76. “Take naps every day.”
  77. “You get one family, so stick with them. But it depends if these hardships are financial or emotional or other types. Stick it out. Some days are worse than others, and you have to be ok with that. The night is darkest before dawn.”
  78. “I try to take the time to look at and appreciate the smaller things that make this life beautiful. When I do that, time slows.”
  79. “Do something interesting every day; otherwise you disintegrate.”
  80. “Learning new things makes you happy and keeps your mind active.”
  81. “Sleep well, try not to worry, and enjoy good dreams.”
  82. “I participate in lots of activities. I play Bingo, do meditation and crafts, and attend fitness classes, like Zumba Gold for seniors, chair yoga, and sittercise… I don’t miss happy hour either! I drop in three times a week.”
  83. “Be lovable. I’ve lived a long life because there are so many people who love me.”
  84. “I take a drink of Scotch every day. And I feel great afterward.”
  85. “Keep kosher.”
  86. “I never drank, smoked, or fooled with the weeds, you know, that stuff. And I don’t let anything upset me, especially traffic.”
  87. “I don’t like stress. I can’t stand arguing. If anybody is fussing, I’m gone. I like to be around positive people, people who lift you up not bring you down.”
  88. “Mind your own business, and don’t eat junk food.”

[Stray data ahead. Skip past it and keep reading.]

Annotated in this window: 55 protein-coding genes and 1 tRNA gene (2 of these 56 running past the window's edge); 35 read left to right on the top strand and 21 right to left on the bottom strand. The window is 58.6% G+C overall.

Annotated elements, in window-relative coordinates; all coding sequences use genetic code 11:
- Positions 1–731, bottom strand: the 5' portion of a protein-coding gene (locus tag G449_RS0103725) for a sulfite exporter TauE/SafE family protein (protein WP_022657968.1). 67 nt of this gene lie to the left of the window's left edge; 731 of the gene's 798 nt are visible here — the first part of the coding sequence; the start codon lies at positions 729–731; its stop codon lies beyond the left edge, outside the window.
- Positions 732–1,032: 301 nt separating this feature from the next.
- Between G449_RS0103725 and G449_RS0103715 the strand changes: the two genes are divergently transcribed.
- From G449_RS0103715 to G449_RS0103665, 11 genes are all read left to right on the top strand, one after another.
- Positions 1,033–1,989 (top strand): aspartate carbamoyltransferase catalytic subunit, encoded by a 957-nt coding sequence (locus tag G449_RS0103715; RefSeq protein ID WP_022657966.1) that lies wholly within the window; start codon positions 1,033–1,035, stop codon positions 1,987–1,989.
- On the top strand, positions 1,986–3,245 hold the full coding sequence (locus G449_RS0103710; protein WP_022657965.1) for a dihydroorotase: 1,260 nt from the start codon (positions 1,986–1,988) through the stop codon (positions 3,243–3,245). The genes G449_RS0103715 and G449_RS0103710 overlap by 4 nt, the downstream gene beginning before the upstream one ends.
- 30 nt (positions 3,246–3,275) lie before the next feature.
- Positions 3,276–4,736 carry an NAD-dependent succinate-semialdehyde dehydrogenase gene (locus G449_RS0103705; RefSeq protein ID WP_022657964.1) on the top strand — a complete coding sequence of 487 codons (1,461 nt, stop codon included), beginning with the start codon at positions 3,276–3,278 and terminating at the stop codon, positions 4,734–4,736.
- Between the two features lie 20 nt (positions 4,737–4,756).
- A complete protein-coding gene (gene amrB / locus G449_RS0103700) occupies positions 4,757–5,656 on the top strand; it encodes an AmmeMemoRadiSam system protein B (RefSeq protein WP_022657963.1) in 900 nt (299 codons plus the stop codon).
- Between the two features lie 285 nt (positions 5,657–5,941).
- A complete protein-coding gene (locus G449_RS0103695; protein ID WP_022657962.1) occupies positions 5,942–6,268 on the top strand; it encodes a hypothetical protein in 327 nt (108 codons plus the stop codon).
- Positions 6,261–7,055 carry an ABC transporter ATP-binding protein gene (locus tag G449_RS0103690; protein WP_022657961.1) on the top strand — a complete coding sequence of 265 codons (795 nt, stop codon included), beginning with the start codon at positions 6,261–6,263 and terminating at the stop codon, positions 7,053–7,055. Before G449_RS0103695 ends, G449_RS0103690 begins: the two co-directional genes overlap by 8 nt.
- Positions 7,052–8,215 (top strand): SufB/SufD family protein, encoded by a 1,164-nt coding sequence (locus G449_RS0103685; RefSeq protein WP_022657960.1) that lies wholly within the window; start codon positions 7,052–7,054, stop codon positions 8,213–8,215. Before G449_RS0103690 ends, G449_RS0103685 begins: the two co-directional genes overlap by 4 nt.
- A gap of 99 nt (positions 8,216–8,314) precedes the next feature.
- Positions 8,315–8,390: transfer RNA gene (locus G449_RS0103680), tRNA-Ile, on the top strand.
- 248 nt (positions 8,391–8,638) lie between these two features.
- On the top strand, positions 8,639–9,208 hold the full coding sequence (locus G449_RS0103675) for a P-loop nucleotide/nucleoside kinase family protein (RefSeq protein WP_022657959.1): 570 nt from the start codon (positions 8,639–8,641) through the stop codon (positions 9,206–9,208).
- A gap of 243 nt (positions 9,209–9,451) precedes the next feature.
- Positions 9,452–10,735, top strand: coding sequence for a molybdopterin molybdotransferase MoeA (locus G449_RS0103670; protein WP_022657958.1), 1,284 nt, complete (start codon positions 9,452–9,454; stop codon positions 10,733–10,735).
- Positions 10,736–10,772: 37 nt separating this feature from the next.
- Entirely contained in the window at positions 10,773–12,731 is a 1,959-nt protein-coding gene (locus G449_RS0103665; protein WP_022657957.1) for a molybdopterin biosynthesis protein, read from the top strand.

89. “Laughter keeps you healthy. You can survive by seeing the humor in everything. Thumb your nose at sadness; turn the tables on tragedy. You can’t laugh and be angry, you can’t laugh and feel sad, you can’t laugh and feel envious.”
  90. “Look inside your soul and find your tools. We all have tools and have to live with the help of them. I have two tools: my words and my images. I used my typewriter, computer, and my cameras to fight injustice. Whenever I see a possibility of helping people who are in danger, I want to help them.”
  91. “Have a good appetite, lots of friends, and keep busy.”
  92. “Have a good wife, two scotches a night, and be easygoing.”
  93. “Never run out of responsibility; if you don’t have one, find one. Find a cause and knock yourself out for it. It will enhance your brainpower, interest in life, and keep you alive longer. I’m alert because I work. Virtue is its own reward.”
  94. “It is very important to have a widespread curiosity about life.”
  95. “Keep yourself alert, active, and educated. Beat to your own drum.”  
  96. “Don’t smoke, don’t drink, and don’t retire.”